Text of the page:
We tried to get up early but the best we could do was to get out of the RV by around 8:30. The heat just makes us want to sleep a lot.
We headed down to the south end of the park to hike a short trail (1.5 miles round trip) to a group of rocks called The Devil’s Kitchen.
A short way in from the trailhead was this alcove.
On the way back out there were some people in it and I could clearly here their voices from far up the trail. I kept looking around trying to figure out where they were until we got close.
From a distance the rocks don’t look like much.
A bit of climbing to get there.
Up close they were a lot more interesting.
In we go.
It turned out to be a mini canyon. Jennie is the white spot in the lower left between the rocks.
Tiny me taking her picture.
I climbed up on the ledge at the end.
There are always lots of sculpted rocks to imagine what they are. An eagle maybe or a lizard?
Another family headed in as we left.
Back at the car we headed up the scenic Rim Rock Road which winds its way back 23 miles back to the north entrance to the park. The direct line distance if you straightened out all the curves is only 10 miles.
As in the north end you first have to zig zag your way up to the top of the plateau.
Through one tunnel.
This road really lives up to its name. The edge of the plateau is riddled with canyons and the road follows right up against the vertical edge of each one. There are lots of viewpoints.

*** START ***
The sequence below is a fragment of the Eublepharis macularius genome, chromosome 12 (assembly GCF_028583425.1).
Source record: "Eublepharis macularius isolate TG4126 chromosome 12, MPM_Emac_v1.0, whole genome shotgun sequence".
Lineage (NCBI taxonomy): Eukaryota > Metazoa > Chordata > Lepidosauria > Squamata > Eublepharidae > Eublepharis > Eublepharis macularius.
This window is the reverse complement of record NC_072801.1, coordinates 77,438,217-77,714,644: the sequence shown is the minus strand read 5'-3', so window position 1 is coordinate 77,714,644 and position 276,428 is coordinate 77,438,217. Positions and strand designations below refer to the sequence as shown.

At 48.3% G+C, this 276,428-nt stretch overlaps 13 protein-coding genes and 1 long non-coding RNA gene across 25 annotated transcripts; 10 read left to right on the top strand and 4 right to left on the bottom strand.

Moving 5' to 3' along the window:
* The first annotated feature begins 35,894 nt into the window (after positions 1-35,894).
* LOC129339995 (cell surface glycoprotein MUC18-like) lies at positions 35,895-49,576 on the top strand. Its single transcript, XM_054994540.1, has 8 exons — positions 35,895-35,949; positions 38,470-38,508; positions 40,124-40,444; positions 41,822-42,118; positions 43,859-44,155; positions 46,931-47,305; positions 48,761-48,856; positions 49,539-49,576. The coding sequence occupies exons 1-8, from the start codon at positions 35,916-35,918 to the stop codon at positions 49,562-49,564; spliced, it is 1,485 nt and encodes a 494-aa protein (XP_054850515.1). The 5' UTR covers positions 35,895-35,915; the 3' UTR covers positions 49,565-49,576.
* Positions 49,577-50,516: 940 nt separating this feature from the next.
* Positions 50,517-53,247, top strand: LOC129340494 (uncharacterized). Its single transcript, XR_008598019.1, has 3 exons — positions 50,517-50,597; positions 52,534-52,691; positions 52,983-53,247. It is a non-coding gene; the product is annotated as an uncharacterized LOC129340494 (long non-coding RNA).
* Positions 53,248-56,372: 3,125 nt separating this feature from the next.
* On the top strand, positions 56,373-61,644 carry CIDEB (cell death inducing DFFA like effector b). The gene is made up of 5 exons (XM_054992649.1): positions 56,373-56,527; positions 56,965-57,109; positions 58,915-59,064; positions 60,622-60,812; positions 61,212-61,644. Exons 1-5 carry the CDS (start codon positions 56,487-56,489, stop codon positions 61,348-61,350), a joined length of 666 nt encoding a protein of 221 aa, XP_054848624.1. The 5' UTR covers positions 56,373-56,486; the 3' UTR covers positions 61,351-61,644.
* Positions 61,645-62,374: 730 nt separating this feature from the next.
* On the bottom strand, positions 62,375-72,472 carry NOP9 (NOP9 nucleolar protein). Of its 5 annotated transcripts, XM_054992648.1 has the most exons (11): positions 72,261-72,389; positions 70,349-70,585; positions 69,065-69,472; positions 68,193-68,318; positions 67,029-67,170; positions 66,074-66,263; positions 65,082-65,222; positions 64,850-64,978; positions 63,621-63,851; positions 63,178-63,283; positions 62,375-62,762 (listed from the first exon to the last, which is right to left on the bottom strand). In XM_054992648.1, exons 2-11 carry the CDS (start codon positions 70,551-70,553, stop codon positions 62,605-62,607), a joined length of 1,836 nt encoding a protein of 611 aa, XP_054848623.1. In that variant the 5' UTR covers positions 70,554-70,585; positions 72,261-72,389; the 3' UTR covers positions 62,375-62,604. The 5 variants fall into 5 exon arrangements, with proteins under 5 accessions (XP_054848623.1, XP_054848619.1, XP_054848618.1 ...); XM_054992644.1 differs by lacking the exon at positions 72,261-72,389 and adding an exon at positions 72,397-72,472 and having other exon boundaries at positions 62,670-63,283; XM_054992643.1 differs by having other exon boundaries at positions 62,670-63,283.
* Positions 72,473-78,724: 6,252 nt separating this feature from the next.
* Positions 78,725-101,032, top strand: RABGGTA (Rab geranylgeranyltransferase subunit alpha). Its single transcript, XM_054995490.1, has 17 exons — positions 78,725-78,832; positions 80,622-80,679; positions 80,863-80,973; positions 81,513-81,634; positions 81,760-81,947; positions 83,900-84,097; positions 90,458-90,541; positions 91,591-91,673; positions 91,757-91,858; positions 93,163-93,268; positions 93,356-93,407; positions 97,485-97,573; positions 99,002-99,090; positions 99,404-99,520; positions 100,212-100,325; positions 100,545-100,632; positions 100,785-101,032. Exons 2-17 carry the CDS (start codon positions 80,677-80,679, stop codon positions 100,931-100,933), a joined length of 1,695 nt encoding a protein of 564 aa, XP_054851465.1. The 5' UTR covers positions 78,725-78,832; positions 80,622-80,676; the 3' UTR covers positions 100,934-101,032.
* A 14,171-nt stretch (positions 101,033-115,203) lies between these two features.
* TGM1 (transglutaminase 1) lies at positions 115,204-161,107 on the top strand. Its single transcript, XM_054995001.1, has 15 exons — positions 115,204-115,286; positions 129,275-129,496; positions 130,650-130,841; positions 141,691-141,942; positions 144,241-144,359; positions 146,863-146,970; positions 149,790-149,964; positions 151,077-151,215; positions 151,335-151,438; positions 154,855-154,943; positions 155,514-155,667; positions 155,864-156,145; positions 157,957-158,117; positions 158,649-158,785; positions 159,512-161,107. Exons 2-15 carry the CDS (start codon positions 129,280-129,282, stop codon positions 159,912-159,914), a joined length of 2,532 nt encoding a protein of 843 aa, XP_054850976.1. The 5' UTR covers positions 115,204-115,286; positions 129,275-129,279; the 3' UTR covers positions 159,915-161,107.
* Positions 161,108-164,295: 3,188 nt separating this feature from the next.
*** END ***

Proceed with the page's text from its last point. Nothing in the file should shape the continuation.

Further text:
It was so hot that if the viewpoint was close we just left the car and most importantly the air conditioning running. If we turned it off the car would be roasting in a matter of minutes.
We had lunch at Ute Canyon.
In what little shade there was.
Upper Ute Canyon joins the main one here.
Of course there was an Upper Ute Canyon viewpoint.
You look down on this huge section of the cliff that as slid down. Instead of toppling over it was undermined by the loose gravel and the bottom was pulled outwards as the gravel moved down.
There was another section looking up the canyon.
Across the way the curved wall would echo your voice back perfectly after about a 1 or 2 second delay. It was kind of freaky and I stood there and yelled at it for quite a while, laughing all the time.
Next was the first of many viewpoints into Monument Canyon.
You could walk down to one out on a point.
Jennie stayed up above.
The almost over head sun was not the greatest for pictures.
At another viewpoint I saw that you could walked down to get close to this wall called The Coke Ovens because they look like the ovens used in steel making.
Jennie stayed in the car while I did the 1 mile round trip.
You zigzag down and then walk along the edge.
Looking back to Jennie and the car.
There is a trail that starts from the same place but goes all the way to the bottom, loops around that point in the distance and continues for several more miles. I had briefly thought about doing some of it tomorrow but no.
Another viewpoint around the corner farther up the canyon.
And the final one of the day is called the Grand View. You can see the people at it, perched over a huge cliff.
Jennie declined coming out.
The monolith below is called Independence Monument. By tradition, every July 4, someone climbs it and plants a flag at the top.
By now we were kind of viewpointed out so we headed home.
Great rock formations! Looks like a lizard to me!ReplyDelete